The report mentions the idea of developing sustainability indicators for corporate disclosures in Germany. As a global investor, we would prefer to see solutions at international or European level, referring to or integrating existing international standards. We believe that developing country-specific indicators could have the unintended consequence of preventing comparability of companies’ disclosures across markets.
Moreover, the Committee proposes that companies report a core set of industry-specific indicators, irrespective of an audit of materiality or relevance to the company. We support this proposal and suggest that companies, where applicable, use SASB’ standards for this purpose.
Furthermore, we note the proposal to expand the scope of reporting to include also unlisted companies. This measure would contribute to a level playing field between otherwise comparable listed and unlisted companies.
We agree with the Committee that the disclosed information needs to be accessible. Annual reports and financial disclosures are central sources of information for investors, and companies could integrate financially material sustainability information into these. Information on sustainability issues which are not financially material could be disclosed through other channels than the financial reports.
Currently, companies respond to many questionnaires sent by rating agencies, indices, investors, NGOs and others about their sustainability practices and performance. These questionnaires are often based on topic-specific or proprietary frameworks, making it difficult for companies to satisfy all requests without disclosing the same information in several different ways. As standards and technologies for information gathering and sharing evolve, we believe that publishing information in company reports and on websites will be sufficient. It should not be necessary to respond to questionnaires if a company has published complete and standardised information elsewhere
Finally, concerning scenario analysis, we encourage companies to consider the sensitivity of their long-term business strategy and profitability to different regulatory and physical climate scenarios. To support strategic decision-making, they should identify future scenarios for climate regulation, carbon prices, and environmental conditions. The scenarios should include low-emissions scenarios incorporating countries’ expressed national, bilateral or international climate commitments and ambitions. One such scenario should consider the successful implementation of policies to achieve the Paris climate goal.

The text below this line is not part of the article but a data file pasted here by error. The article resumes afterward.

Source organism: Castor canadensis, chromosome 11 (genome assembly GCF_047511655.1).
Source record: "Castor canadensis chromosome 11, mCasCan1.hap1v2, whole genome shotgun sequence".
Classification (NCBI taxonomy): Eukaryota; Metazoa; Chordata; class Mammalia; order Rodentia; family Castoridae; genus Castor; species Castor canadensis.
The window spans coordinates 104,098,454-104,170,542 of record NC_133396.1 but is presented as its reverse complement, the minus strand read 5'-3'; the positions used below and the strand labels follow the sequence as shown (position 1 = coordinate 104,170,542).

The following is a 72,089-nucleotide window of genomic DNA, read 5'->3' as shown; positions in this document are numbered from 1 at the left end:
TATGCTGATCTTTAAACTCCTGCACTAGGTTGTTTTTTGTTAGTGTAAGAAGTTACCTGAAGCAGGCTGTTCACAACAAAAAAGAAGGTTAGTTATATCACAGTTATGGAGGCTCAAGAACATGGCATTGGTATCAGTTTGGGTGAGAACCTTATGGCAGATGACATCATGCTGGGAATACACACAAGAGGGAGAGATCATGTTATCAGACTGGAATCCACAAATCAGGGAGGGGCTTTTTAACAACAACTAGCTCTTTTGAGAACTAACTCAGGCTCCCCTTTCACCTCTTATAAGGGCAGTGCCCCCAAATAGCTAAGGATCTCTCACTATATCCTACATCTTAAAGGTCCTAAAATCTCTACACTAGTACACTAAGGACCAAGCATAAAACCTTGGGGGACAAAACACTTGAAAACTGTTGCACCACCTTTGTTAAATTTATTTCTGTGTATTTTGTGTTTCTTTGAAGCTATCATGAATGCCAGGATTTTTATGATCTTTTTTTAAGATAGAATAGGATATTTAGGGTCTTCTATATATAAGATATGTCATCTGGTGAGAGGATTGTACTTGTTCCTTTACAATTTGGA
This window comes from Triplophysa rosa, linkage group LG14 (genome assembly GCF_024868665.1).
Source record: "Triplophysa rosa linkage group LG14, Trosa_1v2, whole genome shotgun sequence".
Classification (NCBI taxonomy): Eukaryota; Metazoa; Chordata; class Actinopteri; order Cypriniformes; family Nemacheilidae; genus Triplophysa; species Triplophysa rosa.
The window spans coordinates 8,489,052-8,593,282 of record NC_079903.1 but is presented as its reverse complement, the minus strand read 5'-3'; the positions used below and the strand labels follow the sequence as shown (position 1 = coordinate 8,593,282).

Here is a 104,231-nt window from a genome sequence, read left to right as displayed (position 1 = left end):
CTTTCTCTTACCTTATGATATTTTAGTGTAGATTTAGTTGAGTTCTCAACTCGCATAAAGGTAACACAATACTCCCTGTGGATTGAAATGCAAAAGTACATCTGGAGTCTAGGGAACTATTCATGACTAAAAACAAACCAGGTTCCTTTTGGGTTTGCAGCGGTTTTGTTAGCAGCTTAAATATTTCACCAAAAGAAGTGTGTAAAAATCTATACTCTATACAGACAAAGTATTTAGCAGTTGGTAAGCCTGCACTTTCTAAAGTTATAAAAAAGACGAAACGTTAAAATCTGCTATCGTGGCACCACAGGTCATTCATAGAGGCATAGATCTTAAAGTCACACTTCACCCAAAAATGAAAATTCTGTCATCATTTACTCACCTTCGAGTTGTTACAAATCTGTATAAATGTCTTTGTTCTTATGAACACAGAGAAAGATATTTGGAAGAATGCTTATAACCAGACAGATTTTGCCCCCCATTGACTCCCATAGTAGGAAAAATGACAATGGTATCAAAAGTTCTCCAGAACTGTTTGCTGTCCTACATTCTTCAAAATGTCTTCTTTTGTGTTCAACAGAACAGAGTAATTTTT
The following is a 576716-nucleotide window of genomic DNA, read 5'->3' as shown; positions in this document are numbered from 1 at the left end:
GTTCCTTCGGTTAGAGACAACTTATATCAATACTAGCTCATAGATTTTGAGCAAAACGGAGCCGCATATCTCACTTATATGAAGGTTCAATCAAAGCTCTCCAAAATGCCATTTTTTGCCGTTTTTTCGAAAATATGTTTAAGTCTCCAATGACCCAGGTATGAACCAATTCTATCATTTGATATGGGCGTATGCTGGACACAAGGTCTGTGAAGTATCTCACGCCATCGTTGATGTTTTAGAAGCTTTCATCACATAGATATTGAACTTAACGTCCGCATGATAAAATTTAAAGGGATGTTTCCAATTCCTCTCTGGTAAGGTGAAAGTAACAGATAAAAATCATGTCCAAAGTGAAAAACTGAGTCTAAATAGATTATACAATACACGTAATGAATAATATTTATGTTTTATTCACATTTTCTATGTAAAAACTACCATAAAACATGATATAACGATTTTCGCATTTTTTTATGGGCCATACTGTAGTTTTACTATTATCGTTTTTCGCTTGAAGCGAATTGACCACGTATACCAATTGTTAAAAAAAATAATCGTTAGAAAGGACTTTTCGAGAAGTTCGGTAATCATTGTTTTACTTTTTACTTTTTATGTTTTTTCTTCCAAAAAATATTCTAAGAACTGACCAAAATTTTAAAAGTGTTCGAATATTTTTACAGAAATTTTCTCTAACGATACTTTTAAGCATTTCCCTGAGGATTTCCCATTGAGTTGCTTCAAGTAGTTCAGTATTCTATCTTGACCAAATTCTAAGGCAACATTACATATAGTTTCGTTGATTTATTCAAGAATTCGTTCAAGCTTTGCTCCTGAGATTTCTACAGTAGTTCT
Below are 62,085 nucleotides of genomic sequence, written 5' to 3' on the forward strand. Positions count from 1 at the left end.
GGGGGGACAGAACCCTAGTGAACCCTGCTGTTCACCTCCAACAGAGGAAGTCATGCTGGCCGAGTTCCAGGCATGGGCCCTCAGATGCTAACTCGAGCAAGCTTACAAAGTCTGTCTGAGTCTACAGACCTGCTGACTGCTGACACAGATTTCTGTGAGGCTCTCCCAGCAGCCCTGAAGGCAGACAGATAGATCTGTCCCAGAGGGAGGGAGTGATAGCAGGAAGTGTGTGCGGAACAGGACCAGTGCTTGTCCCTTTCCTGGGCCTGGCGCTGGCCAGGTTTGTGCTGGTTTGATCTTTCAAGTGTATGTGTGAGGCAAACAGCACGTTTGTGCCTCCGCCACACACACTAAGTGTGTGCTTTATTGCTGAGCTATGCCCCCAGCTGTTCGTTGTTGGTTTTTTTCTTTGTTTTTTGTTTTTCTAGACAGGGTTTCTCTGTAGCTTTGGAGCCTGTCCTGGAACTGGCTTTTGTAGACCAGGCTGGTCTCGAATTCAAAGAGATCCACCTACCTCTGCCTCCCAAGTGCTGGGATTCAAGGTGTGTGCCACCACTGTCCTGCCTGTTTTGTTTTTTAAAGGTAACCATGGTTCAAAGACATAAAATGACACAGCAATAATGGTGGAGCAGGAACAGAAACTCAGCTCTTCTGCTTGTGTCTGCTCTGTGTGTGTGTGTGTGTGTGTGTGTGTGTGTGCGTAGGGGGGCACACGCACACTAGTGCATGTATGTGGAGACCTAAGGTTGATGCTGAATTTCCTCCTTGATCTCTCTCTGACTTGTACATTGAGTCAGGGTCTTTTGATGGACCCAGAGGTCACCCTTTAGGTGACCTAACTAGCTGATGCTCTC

Currently, the data and models used for scenario analyses are associated with great uncertainty, making it difficult to ascertain how individual companies’ operations and earnings will be affected in different scenarios. We welcome the TCFD’s ambition to provide further guidance on scenario analyses. We also support the UN Environment Programme’s Finance Initiative (UNEP FI) to develop models for investors to report in line with the TCFD recommendations.
We appreciate your willingness to consider our perspective, and we remain at your disposal should you wish to discuss these matters further.
Carine Smith Ihenacho Séverine Neervoort
Chief Corporate Governance Officer Senior analyst, Corporate Governance
 Norges Bank Investment Management, Asset Manager Perspective, Corporate Sustainability Reporting https://www.nbim.no/contentassets/f49fab899158490ab3fd095e5d859ad8/assetmanagerperspective_1-20_corporatesustainabilityreporting.pdf